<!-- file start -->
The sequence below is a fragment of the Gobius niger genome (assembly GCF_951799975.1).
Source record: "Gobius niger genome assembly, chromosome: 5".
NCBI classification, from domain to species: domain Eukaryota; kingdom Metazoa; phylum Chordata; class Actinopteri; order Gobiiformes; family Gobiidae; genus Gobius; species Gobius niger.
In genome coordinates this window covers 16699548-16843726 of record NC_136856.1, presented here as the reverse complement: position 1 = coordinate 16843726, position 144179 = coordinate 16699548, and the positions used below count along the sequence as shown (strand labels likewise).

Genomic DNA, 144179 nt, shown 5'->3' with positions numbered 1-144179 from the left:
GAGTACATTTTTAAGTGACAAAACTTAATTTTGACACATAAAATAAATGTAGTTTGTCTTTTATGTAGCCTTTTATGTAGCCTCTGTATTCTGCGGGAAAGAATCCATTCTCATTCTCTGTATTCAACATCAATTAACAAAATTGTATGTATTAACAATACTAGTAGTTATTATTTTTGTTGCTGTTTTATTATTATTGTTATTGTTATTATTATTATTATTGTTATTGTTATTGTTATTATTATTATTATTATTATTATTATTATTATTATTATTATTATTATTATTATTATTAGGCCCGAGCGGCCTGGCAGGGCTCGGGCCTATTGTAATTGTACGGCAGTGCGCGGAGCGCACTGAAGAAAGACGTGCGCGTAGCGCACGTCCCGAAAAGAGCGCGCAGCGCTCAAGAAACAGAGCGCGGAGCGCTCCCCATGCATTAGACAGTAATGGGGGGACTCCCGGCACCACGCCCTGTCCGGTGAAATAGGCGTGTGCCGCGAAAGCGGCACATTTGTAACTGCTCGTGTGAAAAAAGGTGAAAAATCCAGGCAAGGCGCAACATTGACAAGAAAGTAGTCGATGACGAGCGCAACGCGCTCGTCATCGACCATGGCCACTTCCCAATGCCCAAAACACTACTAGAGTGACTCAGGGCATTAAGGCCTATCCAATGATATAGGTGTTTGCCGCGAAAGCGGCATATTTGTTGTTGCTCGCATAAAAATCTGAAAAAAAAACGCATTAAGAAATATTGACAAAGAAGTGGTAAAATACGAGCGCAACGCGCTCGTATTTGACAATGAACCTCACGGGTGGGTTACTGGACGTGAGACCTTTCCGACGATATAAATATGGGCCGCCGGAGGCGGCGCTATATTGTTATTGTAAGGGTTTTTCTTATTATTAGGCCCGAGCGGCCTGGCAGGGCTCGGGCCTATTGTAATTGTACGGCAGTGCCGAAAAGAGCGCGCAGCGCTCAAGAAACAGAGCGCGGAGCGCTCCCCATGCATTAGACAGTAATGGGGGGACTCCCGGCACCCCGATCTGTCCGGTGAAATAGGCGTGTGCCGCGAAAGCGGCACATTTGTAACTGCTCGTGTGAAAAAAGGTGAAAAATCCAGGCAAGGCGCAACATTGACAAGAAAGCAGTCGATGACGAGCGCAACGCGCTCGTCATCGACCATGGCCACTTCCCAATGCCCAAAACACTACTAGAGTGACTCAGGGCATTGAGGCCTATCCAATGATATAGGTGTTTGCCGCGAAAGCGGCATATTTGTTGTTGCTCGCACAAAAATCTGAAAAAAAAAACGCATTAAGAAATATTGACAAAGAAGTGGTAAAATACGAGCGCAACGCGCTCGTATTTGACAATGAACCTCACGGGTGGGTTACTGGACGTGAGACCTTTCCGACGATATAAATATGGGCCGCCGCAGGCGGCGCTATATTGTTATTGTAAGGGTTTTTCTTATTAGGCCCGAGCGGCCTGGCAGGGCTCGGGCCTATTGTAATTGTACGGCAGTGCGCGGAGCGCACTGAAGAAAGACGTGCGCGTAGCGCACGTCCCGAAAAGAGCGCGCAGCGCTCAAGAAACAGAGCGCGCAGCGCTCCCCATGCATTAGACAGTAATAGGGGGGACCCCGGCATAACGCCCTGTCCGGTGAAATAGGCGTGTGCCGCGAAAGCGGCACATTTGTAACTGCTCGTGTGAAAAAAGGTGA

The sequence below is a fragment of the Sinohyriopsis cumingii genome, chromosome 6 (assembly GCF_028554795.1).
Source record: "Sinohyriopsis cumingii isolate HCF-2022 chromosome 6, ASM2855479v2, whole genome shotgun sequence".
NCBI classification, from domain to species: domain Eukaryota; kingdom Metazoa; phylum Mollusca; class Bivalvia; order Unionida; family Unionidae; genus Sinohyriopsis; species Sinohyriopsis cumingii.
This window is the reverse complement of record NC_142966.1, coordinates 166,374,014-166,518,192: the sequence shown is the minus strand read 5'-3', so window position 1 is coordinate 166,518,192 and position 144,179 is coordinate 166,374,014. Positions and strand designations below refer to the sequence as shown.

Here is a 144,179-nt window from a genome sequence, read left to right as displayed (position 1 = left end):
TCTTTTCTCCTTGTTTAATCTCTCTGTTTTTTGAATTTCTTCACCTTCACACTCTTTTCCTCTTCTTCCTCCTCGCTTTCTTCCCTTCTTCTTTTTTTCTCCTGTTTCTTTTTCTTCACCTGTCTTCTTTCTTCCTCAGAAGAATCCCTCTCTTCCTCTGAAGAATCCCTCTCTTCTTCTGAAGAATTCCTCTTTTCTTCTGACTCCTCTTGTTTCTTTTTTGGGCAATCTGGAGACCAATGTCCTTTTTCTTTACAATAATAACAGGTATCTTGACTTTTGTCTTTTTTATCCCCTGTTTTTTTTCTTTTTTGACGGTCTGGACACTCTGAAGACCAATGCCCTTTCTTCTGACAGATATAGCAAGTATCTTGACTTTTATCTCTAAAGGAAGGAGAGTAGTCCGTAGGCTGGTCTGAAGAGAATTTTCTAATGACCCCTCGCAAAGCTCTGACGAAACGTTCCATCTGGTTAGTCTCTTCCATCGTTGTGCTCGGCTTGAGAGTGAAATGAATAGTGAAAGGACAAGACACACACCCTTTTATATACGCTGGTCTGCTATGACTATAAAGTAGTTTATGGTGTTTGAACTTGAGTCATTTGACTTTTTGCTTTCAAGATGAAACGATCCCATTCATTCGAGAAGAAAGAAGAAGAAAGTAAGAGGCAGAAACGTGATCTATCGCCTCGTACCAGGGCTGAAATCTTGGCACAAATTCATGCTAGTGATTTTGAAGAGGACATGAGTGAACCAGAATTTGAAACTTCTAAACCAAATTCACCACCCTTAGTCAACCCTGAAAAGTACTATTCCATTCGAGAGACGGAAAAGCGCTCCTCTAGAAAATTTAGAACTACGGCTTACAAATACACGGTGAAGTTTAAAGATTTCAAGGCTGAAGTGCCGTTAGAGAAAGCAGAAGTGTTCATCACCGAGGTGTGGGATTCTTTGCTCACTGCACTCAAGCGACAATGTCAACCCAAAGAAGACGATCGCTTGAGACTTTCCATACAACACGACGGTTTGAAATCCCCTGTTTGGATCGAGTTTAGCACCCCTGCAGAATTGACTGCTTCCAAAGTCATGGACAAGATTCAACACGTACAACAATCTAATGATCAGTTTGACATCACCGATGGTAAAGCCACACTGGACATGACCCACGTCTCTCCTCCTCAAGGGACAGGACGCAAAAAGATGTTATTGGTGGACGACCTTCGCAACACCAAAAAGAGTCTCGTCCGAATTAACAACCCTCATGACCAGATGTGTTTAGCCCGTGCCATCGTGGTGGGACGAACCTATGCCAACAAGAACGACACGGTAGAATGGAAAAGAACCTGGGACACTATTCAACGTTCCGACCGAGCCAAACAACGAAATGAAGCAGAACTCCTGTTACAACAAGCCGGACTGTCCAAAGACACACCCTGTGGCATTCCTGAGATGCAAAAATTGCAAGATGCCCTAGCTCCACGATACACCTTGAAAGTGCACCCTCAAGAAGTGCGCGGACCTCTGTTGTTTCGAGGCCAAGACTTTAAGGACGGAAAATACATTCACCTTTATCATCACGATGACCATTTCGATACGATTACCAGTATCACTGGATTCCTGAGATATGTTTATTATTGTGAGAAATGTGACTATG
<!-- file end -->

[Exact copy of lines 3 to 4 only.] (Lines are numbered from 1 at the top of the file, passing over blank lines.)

NCBI classification, from domain to species: domain Eukaryota; kingdom Metazoa; phylum Chordata; class Actinopteri; order Gobiiformes; family Gobiidae; genus Gobius; species Gobius niger.
In genome coordinates this window covers 16699548-16843726 of record NC_136856.1, presented here as the reverse complement: position 1 = coordinate 16843726, position 144179 = coordinate 16699548, and the positions used below count along the sequence as shown (strand labels likewise).